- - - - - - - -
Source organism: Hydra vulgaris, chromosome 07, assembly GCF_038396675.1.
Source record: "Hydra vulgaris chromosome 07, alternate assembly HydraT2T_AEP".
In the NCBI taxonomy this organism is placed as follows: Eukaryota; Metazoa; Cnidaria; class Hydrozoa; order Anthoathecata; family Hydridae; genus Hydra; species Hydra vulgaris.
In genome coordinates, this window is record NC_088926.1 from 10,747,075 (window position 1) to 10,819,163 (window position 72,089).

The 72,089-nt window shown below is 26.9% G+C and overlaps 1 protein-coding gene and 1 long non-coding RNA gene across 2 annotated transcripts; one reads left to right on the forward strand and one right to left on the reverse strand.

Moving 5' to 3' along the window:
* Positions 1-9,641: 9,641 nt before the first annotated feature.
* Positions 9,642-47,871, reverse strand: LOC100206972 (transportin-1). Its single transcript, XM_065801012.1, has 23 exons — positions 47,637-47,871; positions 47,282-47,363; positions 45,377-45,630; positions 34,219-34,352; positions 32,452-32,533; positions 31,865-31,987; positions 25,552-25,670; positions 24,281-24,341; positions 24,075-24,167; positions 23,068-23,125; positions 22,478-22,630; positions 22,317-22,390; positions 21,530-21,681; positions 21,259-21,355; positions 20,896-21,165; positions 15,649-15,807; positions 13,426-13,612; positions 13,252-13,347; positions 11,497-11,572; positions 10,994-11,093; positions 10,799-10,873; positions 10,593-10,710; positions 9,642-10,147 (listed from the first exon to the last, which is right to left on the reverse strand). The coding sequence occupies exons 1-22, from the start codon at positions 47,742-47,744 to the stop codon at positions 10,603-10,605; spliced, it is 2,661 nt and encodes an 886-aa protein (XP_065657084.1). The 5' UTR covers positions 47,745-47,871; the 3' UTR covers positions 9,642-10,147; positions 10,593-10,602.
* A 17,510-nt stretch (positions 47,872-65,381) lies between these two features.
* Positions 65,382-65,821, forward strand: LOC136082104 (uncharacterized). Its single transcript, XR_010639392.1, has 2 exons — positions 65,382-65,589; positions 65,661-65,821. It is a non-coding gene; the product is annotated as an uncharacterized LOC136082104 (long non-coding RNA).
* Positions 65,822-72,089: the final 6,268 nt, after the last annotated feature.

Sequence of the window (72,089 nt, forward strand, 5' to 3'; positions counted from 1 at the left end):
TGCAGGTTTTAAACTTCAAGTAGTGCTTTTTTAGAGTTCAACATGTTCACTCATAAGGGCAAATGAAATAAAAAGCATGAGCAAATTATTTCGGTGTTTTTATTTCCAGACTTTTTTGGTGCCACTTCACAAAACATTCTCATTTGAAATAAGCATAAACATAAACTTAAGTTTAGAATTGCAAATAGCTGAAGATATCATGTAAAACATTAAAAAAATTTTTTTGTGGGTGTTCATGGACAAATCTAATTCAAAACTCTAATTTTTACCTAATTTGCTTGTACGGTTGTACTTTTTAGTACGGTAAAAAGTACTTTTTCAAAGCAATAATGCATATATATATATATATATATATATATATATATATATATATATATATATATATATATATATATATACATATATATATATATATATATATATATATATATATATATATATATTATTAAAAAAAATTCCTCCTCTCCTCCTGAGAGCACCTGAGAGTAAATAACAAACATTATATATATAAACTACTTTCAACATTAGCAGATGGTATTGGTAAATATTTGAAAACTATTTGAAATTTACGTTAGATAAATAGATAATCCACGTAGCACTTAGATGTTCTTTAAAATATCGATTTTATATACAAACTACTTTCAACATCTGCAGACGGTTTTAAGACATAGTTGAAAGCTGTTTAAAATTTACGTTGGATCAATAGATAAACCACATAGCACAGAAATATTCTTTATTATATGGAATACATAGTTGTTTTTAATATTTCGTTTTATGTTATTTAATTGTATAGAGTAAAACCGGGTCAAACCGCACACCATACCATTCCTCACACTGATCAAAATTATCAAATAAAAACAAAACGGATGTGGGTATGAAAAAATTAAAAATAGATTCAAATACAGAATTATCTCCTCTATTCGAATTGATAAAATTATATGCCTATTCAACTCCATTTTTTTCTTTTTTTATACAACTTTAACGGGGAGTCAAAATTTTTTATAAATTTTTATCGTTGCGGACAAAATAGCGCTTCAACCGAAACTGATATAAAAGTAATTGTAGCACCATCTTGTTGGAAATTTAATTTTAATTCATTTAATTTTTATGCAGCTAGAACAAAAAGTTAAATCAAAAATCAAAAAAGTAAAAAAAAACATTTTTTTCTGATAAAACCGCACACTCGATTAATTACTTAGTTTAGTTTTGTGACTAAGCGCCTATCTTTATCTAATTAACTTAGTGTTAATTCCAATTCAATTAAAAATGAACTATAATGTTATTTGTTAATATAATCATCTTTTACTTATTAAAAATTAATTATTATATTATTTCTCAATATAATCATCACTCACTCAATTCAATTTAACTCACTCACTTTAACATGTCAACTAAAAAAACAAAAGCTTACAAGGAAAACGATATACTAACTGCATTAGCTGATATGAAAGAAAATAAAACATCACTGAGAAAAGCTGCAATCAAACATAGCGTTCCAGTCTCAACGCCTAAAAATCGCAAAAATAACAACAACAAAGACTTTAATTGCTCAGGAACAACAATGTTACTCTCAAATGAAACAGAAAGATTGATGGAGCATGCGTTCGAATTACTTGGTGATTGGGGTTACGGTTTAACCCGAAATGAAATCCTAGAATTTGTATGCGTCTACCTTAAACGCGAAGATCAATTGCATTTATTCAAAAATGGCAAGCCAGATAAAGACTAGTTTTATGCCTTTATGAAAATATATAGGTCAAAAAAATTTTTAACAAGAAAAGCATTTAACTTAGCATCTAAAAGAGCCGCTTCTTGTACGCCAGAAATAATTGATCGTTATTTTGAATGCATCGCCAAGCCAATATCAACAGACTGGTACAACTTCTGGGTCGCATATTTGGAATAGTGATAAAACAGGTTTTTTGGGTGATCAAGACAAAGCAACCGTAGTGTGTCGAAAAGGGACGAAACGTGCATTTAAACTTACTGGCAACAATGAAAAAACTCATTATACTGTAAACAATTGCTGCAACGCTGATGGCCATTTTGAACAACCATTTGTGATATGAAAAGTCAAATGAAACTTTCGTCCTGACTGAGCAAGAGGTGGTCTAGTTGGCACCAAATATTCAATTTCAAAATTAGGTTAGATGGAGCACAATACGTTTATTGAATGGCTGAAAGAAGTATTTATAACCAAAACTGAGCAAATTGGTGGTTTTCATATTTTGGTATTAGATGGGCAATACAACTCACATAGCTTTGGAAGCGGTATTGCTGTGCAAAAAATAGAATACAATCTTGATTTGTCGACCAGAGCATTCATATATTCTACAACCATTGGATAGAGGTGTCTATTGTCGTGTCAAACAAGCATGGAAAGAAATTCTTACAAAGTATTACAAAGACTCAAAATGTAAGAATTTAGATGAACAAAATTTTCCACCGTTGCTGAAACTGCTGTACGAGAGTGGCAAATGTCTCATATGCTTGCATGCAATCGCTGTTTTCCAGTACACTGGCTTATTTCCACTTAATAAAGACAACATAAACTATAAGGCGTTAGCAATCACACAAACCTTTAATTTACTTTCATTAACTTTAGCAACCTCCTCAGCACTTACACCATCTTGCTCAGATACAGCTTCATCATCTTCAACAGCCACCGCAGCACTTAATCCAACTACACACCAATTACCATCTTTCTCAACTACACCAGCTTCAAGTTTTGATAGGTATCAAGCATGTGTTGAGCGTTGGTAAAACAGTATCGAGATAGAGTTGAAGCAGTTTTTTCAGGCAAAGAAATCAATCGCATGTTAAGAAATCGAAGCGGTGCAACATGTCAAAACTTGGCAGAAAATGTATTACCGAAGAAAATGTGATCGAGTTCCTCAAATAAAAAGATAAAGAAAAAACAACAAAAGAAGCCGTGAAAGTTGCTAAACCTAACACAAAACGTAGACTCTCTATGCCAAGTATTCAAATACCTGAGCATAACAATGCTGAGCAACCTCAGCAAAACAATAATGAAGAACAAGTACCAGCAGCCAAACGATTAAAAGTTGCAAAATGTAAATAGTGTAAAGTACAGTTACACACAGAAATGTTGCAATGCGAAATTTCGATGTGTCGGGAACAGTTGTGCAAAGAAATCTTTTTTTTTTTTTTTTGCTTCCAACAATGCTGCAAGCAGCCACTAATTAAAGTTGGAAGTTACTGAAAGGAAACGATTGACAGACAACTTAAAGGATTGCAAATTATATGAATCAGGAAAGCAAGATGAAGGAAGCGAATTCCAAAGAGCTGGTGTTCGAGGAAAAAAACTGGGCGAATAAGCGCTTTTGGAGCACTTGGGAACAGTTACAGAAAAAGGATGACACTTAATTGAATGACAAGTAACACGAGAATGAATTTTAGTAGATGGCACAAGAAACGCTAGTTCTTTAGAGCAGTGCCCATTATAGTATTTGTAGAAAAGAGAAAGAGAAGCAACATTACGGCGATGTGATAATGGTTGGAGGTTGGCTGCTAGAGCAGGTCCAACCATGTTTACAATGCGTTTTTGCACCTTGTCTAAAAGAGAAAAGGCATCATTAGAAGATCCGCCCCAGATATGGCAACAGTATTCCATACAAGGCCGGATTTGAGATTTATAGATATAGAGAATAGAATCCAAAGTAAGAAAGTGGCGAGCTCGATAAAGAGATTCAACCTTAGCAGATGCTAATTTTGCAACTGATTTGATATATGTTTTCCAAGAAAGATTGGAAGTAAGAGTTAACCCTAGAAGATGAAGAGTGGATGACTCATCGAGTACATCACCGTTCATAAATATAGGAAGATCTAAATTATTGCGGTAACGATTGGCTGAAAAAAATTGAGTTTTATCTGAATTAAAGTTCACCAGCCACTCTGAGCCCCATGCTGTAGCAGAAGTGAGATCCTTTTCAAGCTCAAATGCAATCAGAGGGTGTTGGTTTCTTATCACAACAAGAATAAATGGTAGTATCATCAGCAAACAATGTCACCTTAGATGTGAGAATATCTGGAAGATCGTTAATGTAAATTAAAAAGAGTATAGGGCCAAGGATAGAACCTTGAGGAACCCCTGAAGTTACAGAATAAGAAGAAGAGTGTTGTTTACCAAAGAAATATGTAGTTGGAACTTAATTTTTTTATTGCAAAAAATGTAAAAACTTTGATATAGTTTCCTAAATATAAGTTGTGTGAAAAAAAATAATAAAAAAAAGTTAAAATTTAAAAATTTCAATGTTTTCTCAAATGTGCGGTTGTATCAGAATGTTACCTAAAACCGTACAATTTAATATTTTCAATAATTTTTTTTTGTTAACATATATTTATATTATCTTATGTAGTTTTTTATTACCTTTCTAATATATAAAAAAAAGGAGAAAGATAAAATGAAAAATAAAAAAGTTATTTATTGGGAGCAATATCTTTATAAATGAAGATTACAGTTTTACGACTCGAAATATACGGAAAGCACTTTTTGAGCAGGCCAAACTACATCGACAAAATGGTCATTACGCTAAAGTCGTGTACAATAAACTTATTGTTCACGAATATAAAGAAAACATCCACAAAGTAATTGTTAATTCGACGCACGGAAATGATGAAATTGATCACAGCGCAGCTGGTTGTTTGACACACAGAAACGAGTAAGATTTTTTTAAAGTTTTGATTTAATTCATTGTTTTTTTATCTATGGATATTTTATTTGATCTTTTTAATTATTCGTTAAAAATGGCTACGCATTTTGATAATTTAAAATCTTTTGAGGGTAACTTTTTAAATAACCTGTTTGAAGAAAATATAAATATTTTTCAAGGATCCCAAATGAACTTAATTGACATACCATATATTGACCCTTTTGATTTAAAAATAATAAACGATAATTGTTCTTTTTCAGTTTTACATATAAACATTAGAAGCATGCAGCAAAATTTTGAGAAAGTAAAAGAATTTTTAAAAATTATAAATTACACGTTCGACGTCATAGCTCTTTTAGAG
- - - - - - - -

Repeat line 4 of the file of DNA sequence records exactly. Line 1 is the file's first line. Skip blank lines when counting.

In genome coordinates, this window is record NC_088926.1 from 10,747,075 (window position 1) to 10,819,163 (window position 72,089).